Chinese woman found guilty of trespassing at Mar-a-Lago sentenced to 8 months in prison
FLORIDA — A Chinese woman found guilty of trespassing at President Donald Trump’s Mar-a-Lago resort was sentenced to eight months in prison, but will leave custody in five days due to the amount of time she has already served.
Yujing Zhang, a 33-year-old businesswoman from Shanghai, faced up to six years in prison after she was found guilty in September of unlawfully entering a restricted zone and making false statements to a federal officer. Deemed a flight risk, she has remained in custody while awaiting sentencing. She has been in custody since March 30, meaning she’s already served most of her sentence, according to the judge.
Zhang was also sentenced to two years of supervised release and a $125 fine. She must also surrender to immigration services for removal from the country. She has 14 days to appeal the ruling.
Zhang was arrested on March 30 on the grounds of Trump’s Florida resort and charged two days later. Trump was not on the property at the time of the incident, but the breach called into question the security at Mar-a-Lago, a semi-public location where Trump sometimes conducts official White House business.
Zhang had told a first ring of security that she was there that afternoon to use the pool. To a second Secret Service agent minutes later, she showed an invitation in Chinese to a “United Nations Friendship Event.” And in an interview at the Secret Service satellite office nearby, she gave a third reason: She’d been sent by a Chinese friend, “Charles,” to attend the event and “attempt to speak with a member of the President’s family about Chinese and American foreign economic relations.”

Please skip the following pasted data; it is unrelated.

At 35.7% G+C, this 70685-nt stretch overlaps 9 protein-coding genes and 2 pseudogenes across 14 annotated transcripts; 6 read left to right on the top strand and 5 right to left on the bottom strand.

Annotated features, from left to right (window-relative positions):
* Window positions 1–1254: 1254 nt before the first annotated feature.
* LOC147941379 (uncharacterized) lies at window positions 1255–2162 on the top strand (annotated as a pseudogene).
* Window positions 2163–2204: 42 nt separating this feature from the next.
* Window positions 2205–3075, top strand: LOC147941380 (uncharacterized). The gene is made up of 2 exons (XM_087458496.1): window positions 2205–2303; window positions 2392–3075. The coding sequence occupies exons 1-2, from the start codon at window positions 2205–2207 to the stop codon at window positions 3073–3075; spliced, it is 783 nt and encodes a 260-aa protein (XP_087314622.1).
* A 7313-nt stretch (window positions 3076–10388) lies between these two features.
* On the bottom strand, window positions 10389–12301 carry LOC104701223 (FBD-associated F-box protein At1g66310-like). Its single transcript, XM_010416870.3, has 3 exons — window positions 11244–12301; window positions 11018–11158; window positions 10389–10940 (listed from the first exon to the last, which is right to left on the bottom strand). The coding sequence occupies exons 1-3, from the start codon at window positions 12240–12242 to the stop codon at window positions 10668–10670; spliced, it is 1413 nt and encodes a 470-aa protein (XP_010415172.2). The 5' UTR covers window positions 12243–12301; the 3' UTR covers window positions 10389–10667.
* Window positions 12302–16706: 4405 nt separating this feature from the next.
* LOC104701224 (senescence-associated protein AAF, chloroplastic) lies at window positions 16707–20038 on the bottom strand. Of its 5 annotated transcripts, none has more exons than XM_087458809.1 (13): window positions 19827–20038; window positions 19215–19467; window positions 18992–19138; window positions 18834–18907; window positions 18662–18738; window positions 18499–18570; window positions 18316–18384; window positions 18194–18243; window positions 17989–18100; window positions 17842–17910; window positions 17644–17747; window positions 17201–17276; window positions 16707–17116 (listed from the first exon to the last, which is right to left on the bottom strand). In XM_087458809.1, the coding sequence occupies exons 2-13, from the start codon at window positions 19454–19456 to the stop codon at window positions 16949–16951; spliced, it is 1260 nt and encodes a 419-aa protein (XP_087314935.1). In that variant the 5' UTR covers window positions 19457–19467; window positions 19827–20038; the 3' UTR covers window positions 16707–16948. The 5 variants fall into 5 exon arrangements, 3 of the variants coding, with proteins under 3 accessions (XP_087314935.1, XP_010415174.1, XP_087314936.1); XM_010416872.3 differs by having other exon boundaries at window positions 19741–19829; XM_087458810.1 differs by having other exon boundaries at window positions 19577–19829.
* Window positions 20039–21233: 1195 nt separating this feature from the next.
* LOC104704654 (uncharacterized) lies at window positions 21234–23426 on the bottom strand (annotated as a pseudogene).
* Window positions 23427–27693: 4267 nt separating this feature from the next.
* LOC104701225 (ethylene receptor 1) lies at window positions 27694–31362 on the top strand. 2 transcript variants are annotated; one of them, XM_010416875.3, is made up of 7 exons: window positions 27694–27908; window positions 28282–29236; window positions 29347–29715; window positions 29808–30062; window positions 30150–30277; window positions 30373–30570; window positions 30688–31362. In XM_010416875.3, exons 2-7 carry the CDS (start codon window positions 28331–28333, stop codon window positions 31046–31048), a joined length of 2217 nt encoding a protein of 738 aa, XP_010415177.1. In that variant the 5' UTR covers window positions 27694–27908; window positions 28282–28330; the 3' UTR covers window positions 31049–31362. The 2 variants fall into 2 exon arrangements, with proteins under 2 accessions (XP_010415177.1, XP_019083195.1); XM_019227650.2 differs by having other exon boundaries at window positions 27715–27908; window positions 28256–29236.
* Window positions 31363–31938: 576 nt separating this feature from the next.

At the time of her arrest, Zhang had in her possession four cellphones, a laptop, an external hard drive and a thumb drive, which a preliminary forensic exam showed contained malware, according to the criminal complaint. Prosecutors said they also found a trove of additional electronics — including a signal detector to detect hidden cameras — and thousands of dollars in cash in her hotel room.
While initial court documents said Zhang had carried a thumb drive that contained malware on it when she was arrested, an assistant US attorney said at a hearing in April that the result may have actually been the result of a “false positive.”
Prosecutors also submitted two filings containing classified information sensitive enough that a federal judge prevented Zhang from seeing it.
Prosecutors called nine witnesses in an unusual trial that lasted two days in September. Zhang chose to represent herself during the trial and did not present a case.
“I did not lying, I followed the instruction. I went into the Mar-a-Lago to have a visit. So that’s what I want to say, and thank you for your attention,” she told jurors in broken English, during her brief closing statement.